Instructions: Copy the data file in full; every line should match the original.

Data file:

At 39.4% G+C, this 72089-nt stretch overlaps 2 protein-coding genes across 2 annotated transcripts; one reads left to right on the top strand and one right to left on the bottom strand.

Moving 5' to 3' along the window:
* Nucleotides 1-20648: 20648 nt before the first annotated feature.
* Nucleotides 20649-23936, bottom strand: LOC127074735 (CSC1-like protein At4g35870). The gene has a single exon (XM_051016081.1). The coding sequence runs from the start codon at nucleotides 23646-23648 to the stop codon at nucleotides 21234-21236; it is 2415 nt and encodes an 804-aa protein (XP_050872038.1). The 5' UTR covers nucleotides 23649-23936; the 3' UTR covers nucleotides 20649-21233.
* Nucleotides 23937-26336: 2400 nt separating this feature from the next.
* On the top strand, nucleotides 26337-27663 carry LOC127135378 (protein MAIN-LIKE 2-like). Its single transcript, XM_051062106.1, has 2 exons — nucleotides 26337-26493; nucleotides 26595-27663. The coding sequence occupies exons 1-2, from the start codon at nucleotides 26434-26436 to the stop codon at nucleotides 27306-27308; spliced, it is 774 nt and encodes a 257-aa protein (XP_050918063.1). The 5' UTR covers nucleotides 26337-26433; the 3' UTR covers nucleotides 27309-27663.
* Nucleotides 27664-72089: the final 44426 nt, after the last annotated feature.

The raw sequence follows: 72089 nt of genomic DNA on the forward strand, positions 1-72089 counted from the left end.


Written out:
At 39.4% G+C, this 72089-nt stretch overlaps 2 protein-coding genes across 2 annotated transcripts; one reads left to right on the top strand and one right to left on the bottom strand.

Moving 5' to 3' along the window:
* Nucleotides 1-20648: 20648 nt before the first annotated feature.
* Nucleotides 20649-23936, bottom strand: LOC127074735 (CSC1-like protein At4g35870). The gene has a single exon (XM_051016081.1). The coding sequence runs from the start codon at nucleotides 23646-23648 to the stop codon at nucleotides 21234-21236; it is 2415 nt and encodes an 804-aa protein (XP_050872038.1). The 5' UTR covers nucleotides 23649-23936; the 3' UTR covers nucleotides 20649-21233.
* Nucleotides 23937-26336: 2400 nt separating this feature from the next.
* On the top strand, nucleotides 26337-27663 carry LOC127135378 (protein MAIN-LIKE 2-like). Its single transcript, XM_051062106.1, has 2 exons — nucleotides 26337-26493; nucleotides 26595-27663. The coding sequence occupies exons 1-2, from the start codon at nucleotides 26434-26436 to the stop codon at nucleotides 27306-27308; spliced, it is 774 nt and encodes a 257-aa protein (XP_050918063.1). The 5' UTR covers nucleotides 26337-26433; the 3' UTR covers nucleotides 27309-27663.
* Nucleotides 27664-72089: the final 44426 nt, after the last annotated feature.

The raw sequence follows: 72089 nt of genomic DNA on the forward strand, positions 1-72089 counted from the left end.